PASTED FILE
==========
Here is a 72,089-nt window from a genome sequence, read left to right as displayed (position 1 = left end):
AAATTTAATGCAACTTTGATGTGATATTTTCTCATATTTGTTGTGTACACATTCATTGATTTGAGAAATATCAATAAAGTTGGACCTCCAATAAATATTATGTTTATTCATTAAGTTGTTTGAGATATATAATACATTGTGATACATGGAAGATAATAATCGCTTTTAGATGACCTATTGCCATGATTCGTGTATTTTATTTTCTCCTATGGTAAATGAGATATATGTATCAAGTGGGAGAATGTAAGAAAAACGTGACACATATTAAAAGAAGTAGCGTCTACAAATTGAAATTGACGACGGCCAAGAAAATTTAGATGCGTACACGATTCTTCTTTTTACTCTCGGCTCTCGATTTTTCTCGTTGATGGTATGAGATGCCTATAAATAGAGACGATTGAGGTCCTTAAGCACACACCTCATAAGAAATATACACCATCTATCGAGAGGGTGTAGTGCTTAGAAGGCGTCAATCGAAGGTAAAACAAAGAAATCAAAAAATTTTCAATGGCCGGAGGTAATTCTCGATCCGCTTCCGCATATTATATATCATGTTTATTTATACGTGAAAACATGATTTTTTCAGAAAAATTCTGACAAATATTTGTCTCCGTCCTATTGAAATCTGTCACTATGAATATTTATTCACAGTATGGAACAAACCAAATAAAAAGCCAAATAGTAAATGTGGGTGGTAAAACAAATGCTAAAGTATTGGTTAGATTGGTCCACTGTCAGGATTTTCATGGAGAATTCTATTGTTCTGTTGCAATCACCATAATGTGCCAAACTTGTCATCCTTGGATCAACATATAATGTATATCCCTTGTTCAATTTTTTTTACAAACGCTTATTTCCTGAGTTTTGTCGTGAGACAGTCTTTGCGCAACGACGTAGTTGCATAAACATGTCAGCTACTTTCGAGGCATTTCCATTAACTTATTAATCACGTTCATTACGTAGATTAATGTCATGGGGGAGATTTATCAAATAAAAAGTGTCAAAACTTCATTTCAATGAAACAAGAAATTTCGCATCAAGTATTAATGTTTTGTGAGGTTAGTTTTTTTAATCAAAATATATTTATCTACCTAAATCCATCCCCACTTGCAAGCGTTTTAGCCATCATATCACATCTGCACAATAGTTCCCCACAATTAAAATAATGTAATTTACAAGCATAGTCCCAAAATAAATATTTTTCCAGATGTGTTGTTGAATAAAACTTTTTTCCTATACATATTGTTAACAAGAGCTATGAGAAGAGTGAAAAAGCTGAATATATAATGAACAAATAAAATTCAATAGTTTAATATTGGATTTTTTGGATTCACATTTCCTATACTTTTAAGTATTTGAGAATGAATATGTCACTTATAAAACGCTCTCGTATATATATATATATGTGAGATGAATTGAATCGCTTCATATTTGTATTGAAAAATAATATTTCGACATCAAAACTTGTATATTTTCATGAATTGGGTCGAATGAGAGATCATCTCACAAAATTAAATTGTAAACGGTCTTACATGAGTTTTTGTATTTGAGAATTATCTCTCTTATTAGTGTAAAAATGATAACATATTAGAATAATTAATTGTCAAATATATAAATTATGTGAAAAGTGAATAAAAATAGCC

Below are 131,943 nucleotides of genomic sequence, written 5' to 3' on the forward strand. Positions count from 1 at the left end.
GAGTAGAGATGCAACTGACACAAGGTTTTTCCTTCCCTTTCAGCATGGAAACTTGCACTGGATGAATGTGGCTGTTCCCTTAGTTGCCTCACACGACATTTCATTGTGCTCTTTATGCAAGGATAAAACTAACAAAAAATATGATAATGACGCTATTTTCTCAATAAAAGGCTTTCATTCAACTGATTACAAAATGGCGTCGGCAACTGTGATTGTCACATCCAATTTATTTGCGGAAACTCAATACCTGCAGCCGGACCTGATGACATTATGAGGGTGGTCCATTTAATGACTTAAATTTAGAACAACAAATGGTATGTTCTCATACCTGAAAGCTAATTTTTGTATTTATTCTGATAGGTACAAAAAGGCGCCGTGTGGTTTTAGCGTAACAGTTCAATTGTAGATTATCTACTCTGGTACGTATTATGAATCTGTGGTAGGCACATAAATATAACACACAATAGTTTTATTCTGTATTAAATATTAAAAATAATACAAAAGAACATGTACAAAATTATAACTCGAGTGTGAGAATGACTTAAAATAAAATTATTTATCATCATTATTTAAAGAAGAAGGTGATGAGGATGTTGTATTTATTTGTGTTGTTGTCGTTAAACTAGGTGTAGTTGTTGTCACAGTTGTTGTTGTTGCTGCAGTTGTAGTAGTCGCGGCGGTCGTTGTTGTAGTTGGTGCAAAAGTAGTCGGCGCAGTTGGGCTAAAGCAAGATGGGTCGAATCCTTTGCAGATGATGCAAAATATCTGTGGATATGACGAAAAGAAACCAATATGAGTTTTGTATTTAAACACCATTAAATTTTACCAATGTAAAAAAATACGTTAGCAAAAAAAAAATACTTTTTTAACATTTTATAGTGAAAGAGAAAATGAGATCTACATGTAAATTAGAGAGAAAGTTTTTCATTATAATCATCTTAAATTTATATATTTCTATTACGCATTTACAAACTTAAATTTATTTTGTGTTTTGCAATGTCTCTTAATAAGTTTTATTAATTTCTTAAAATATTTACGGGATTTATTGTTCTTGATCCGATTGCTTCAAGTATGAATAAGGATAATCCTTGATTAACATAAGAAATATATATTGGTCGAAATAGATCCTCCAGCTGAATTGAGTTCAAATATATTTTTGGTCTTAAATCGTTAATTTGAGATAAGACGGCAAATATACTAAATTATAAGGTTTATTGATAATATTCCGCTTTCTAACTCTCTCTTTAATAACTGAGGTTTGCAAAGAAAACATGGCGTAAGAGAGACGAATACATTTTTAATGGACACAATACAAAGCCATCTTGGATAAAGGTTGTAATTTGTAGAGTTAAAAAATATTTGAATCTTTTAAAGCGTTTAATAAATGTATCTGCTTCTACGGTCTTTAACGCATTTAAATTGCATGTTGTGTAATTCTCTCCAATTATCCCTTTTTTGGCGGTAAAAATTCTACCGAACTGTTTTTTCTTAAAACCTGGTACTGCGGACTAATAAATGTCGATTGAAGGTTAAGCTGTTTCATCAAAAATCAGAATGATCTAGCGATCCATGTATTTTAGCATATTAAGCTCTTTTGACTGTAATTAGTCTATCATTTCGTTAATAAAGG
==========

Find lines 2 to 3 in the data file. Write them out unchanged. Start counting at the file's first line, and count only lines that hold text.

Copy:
AAATTTAATGCAACTTTGATGTGATATTTTCTCATATTTGTTGTGTACACATTCATTGATTTGAGAAATATCAATAAAGTTGGACCTCCAATAAATATTATGTTTATTCATTAAGTTGTTTGAGATATATAATACATTGTGATACATGGAAGATAATAATCGCTTTTAGATGACCTATTGCCATGATTCGTGTATTTTATTTTCTCCTATGGTAAATGAGATATATGTATCAAGTGGGAGAATGTAAGAAAAACGTGACACATATTAAAAGAAGTAGCGTCTACAAATTGAAATTGACGACGGCCAAGAAAATTTAGATGCGTACACGATTCTTCTTTTTACTCTCGGCTCTCGATTTTTCTCGTTGATGGTATGAGATGCCTATAAATAGAGACGATTGAGGTCCTTAAGCACACACCTCATAAGAAATATACACCATCTATCGAGAGGGTGTAGTGCTTAGAAGGCGTCAATCGAAGGTAAAACAAAGAAATCAAAAAATTTTCAATGGCCGGAGGTAATTCTCGATCCGCTTCCGCATATTATATATCATGTTTATTTATACGTGAAAACATGATTTTTTCAGAAAAATTCTGACAAATATTTGTCTCCGTCCTATTGAAATCTGTCACTATGAATATTTATTCACAGTATGGAACAAACCAAATAAAAAGCCAAATAGTAAATGTGGGTGGTAAAACAAATGCTAAAGTATTGGTTAGATTGGTCCACTGTCAGGATTTTCATGGAGAATTCTATTGTTCTGTTGCAATCACCATAATGTGCCAAACTTGTCATCCTTGGATCAACATATAATGTATATCCCTTGTTCAATTTTTTTTACAAACGCTTATTTCCTGAGTTTTGTCGTGAGACAGTCTTTGCGCAACGACGTAGTTGCATAAACATGTCAGCTACTTTCGAGGCATTTCCATTAACTTATTAATCACGTTCATTACGTAGATTAATGTCATGGGGGAGATTTATCAAATAAAAAGTGTCAAAACTTCATTTCAATGAAACAAGAAATTTCGCATCAAGTATTAATGTTTTGTGAGGTTAGTTTTTTTAATCAAAATATATTTATCTACCTAAATCCATCCCCACTTGCAAGCGTTTTAGCCATCATATCACATCTGCACAATAGTTCCCCACAATTAAAATAATGTAATTTACAAGCATAGTCCCAAAATAAATATTTTTCCAGATGTGTTGTTGAATAAAACTTTTTTCCTATACATATTGTTAACAAGAGCTATGAGAAGAGTGAAAAAGCTGAATATATAATGAACAAATAAAATTCAATAGTTTAATATTGGATTTTTTGGATTCACATTTCCTATACTTTTAAGTATTTGAGAATGAATATGTCACTTATAAAACGCTCTCGTATATATATATATATGTGAGATGAATTGAATCGCTTCATATTTGTATTGAAAAATAATATTTCGACATCAAAACTTGTATATTTTCATGAATTGGGTCGAATGAGAGATCATCTCACAAAATTAAATTGTAAACGGTCTTACATGAGTTTTTGTATTTGAGAATTATCTCTCTTATTAGTGTAAAAATGATAACATATTAGAATAATTAATTGTCAAATATATAAATTATGTGAAAAGTGAATAAAAATAGCC

Below are 131,943 nucleotides of genomic sequence, written 5' to 3' on the forward strand. Positions count from 1 at the left end.